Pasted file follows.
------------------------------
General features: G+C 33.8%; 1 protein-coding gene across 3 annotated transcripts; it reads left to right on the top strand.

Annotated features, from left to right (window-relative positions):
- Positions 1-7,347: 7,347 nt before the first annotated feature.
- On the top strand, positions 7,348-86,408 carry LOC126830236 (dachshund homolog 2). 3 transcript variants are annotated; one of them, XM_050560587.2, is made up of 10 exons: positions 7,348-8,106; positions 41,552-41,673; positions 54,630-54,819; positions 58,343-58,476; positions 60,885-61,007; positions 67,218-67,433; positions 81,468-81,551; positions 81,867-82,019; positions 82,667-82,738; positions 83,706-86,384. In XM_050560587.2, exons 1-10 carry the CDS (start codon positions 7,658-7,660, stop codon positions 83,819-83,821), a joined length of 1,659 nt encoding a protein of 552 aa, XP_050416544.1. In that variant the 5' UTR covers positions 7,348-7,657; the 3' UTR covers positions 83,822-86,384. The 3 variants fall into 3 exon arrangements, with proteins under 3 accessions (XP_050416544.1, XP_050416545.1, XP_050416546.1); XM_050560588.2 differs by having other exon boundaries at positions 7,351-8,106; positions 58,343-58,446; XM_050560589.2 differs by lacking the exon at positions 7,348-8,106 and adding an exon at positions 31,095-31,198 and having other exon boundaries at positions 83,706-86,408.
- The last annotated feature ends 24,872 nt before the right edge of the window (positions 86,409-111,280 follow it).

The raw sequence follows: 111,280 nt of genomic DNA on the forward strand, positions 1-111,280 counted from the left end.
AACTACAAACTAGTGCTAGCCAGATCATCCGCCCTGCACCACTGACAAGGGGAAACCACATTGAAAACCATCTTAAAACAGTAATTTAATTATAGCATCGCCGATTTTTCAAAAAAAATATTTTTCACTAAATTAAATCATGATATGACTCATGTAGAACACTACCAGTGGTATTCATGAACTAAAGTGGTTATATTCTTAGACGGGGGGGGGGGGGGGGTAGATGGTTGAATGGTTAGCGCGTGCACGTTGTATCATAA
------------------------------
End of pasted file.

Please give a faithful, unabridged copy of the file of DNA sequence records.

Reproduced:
General features: G+C 33.8%; 1 protein-coding gene across 3 annotated transcripts; it reads left to right on the top strand.

Annotated features, from left to right (window-relative positions):
- Positions 1-7,347: 7,347 nt before the first annotated feature.
- On the top strand, positions 7,348-86,408 carry LOC126830236 (dachshund homolog 2). 3 transcript variants are annotated; one of them, XM_050560587.2, is made up of 10 exons: positions 7,348-8,106; positions 41,552-41,673; positions 54,630-54,819; positions 58,343-58,476; positions 60,885-61,007; positions 67,218-67,433; positions 81,468-81,551; positions 81,867-82,019; positions 82,667-82,738; positions 83,706-86,384. In XM_050560587.2, exons 1-10 carry the CDS (start codon positions 7,658-7,660, stop codon positions 83,819-83,821), a joined length of 1,659 nt encoding a protein of 552 aa, XP_050416544.1. In that variant the 5' UTR covers positions 7,348-7,657; the 3' UTR covers positions 83,822-86,384. The 3 variants fall into 3 exon arrangements, with proteins under 3 accessions (XP_050416544.1, XP_050416545.1, XP_050416546.1); XM_050560588.2 differs by having other exon boundaries at positions 7,351-8,106; positions 58,343-58,446; XM_050560589.2 differs by lacking the exon at positions 7,348-8,106 and adding an exon at positions 31,095-31,198 and having other exon boundaries at positions 83,706-86,408.
- The last annotated feature ends 24,872 nt before the right edge of the window (positions 86,409-111,280 follow it).

The raw sequence follows: 111,280 nt of genomic DNA on the forward strand, positions 1-111,280 counted from the left end.
AACTACAAACTAGTGCTAGCCAGATCATCCGCCCTGCACCACTGACAAGGGGAAACCACATTGAAAACCATCTTAAAACAGTAATTTAATTATAGCATCGCCGATTTTTCAAAAAAAATATTTTTCACTAAATTAAATCATGATATGACTCATGTAGAACACTACCAGTGGTATTCATGAACTAAAGTGGTTATATTCTTAGACGGGGGGGGGGGGGGGGTAGATGGTTGAATGGTTAGCGCGTGCACGTTGTATCATAA